Dimbulagala Temple Sri Lanka

It is a range of hills situated 20 km south-east of the ancient city of Polonnaruwa and it is 220 km from Colombo. The historical and religious importance of Dimbulagala temple is very high. However, it is not frequently visited by travellers, mainly due to its remoteness. I feel it had been little bit closer to Colombo and it could be visited on a day trip from Colombo, the temple could have attracted a large number of visitors.

Location of Dimbulagala temple

Dimbulagala rock is picturesquely located bordering the Mahaweli River. Dimbulagala rock rises within the jungle near the Batticaloa-Valachchane main road. It can also be easily reached by the road of Mahiyangana.

The natural wealth of Dimbulagala temple

Dimbulagala rock is surrounded by Jungles, farmlands, rice fields, and Dumabara mountain range from one side. One can have beautiful bird’s eye view over the surrounding area from the summit of the rock, after the long and little bit tiring climb. The huts installed along the way up to the summit can be very handy to have a rest and have a refreshing drink such as juice, tea or coffee.

Dimbulagala considered being one of the important places for Buddhist in Sri Lanka. It is one of the most visited pilgrimage sites in the dry zone of Sri Lanka. Since it is located in the former war-torn area, it had been unsafe for people in the past and rarely visited by the people. Today after the 30 years wars, people from all around the country are pouring into the historical temple of Dimbulagala. People make donations of money and goods to rebuild the dilapidated temple premises.

Historical background

The history of the temple is going back to the 3rd century BC. The historical name of Dimbulaga is Yakshapura and inhabited by tribal groups known as Yaksha and Naga. It had been the meeting place of these groups. Another ancient name of the rock is the Udiumbagiri.

The temple was resided by Kashyapa Thera, during the reign of Greta Parakramabahu. The temple was frequented by the King while he was instructed by the monks with the state affairs. The king had donated a huge area of land for the temple. It is believed that if somebody uses this land illegally or by force, they will be born as crows and dogs.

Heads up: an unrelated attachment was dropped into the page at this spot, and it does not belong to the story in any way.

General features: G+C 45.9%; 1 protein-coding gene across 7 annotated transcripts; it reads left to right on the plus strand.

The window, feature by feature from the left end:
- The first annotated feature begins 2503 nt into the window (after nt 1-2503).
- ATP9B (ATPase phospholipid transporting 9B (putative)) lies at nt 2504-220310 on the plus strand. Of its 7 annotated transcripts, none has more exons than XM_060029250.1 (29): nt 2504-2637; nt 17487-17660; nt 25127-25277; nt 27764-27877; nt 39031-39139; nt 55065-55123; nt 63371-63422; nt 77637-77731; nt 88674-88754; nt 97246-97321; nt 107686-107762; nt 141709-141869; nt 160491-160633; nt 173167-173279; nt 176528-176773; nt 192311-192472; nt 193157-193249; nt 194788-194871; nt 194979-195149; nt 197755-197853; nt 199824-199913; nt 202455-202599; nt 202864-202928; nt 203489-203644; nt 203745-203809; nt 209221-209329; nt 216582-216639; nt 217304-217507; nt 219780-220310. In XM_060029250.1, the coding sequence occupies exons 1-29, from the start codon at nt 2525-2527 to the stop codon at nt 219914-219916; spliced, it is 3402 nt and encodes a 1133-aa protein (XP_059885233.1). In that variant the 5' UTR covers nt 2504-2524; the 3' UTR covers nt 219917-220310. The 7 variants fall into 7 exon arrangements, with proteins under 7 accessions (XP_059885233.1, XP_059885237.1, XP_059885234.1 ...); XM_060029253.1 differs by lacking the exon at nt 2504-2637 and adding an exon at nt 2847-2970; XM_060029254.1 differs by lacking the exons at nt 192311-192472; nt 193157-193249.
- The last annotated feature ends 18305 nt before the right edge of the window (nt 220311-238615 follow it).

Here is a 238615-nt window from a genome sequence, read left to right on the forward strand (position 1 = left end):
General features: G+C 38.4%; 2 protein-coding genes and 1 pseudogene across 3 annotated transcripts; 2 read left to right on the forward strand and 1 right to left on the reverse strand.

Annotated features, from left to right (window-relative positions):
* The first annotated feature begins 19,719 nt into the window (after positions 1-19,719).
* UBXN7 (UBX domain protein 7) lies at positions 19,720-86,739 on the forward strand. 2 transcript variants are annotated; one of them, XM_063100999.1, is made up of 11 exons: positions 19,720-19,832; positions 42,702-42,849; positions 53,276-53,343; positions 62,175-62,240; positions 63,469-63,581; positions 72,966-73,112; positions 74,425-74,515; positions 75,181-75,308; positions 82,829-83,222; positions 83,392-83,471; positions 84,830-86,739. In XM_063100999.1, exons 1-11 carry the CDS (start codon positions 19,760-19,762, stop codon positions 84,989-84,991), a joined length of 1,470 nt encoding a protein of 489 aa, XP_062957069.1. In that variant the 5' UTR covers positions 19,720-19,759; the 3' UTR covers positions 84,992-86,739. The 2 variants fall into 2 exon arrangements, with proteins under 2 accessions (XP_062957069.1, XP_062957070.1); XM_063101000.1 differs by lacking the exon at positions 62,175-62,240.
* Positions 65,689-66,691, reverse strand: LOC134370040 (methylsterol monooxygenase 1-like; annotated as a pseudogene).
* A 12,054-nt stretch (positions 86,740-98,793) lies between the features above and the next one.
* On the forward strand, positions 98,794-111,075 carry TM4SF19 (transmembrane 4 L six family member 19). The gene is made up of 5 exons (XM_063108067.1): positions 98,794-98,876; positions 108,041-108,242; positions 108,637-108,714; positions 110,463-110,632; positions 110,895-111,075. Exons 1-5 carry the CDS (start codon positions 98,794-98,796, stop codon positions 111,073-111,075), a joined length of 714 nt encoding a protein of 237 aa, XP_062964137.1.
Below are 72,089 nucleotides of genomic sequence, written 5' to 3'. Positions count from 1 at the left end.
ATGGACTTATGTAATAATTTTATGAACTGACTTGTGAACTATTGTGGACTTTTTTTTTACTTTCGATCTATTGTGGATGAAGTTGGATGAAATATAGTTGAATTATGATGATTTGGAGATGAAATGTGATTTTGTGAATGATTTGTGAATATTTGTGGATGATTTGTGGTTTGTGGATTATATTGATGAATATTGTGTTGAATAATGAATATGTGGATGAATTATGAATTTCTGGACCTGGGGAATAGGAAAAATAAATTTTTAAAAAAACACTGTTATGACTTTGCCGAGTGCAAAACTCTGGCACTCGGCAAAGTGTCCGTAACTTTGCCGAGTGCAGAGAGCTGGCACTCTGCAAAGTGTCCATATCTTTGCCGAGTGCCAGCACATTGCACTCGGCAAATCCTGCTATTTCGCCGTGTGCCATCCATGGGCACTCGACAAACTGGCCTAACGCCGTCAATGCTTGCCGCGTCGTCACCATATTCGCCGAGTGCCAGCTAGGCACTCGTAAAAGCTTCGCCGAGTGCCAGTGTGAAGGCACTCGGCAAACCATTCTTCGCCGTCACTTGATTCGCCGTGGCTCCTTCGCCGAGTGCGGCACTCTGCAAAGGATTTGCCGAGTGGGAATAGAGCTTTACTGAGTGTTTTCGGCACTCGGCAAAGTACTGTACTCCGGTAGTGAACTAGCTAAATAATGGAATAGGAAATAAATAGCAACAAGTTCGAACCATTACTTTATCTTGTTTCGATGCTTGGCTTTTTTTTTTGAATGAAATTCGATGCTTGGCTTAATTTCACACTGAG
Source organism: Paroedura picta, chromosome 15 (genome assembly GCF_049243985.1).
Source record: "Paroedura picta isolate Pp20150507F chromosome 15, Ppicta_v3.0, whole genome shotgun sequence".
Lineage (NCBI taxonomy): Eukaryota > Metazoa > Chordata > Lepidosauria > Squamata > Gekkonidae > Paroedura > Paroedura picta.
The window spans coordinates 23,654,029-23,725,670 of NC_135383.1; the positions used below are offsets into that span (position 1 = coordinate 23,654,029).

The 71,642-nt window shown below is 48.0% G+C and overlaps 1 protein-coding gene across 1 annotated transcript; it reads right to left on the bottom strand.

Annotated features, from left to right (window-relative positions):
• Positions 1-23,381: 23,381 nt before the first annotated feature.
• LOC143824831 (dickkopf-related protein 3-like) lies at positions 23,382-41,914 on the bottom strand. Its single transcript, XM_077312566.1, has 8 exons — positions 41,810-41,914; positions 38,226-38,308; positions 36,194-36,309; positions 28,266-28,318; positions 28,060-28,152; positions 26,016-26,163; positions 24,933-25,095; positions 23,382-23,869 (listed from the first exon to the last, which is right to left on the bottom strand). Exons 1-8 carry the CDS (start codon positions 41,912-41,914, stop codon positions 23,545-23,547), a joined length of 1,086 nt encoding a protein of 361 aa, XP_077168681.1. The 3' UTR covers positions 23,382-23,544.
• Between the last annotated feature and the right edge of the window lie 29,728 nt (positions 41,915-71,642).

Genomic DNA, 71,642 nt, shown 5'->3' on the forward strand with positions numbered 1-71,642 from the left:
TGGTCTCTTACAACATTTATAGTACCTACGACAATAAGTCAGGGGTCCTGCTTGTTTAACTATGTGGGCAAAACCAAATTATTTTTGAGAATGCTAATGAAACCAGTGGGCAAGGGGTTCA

Dimbulaga can be compared to cave hermitages such as Mihintale, Vessagiri, Dambulla and Pidurangala. Dimbulaga had been a popular training monastery for Buddhist in the early stage of Buddhism in Sri Lanka.

The monks from foreign countries such as Siayam, Kambodia, Soli country, Burma and Pandy country were also among the monks learned here. There are ruins of the historical temple in Dimbulagala. There had been more than two thousand monks in the ancient learning centre. There are two ponds among the ruins namely Namal Pokuna and Ausada Pokuna used by the monks. There is a large number of ruins in the temple dating from 300BC to 1200AD. The Brahmi inscription of caves proves the antiquity of this temple.

Near the summit of the rock is a series of caves with white plated walls known as Maravidiya. According to the historical information, large numbers of books, documents were written here by learned monks that lived here.

Present condition

Well, known monk, Matara Kithalagama Siri Seelalankara Threra (Lion of Dimbulagala) is the key figure, who had started the present temple in Dimbulagala in 1954. At the initial stages, it was inhabited by wild animals such as elephants, leopards, bears and the people of Vedda community.

This brave monk was working very hard to improve the living standard of the people in this remote village while facing a permanent threat from the Terrorists. It had been a very difficult task to improve the literacy of the people in the remote area. But thanks to the untiring effort of the monk, a new school was built and other infrastructures such as roads, sanitary facilities, clean water, hospitals were also improved with the help of villagers.

The development of the area was widened up to the areas such as Ampara, Batticaloa and Trincomalee. Even though he was a Buddhist monk, he did not favour the Buddhist; he did not consider religion or race. He helped all people in order to protect their rights and improve their living standards. Unfortunately, this monk was killed by the terrorists. Today the temple is resided by 300 monks and Monk Maldeniye Jenalankara Thera continues the good works started by his predecessor.

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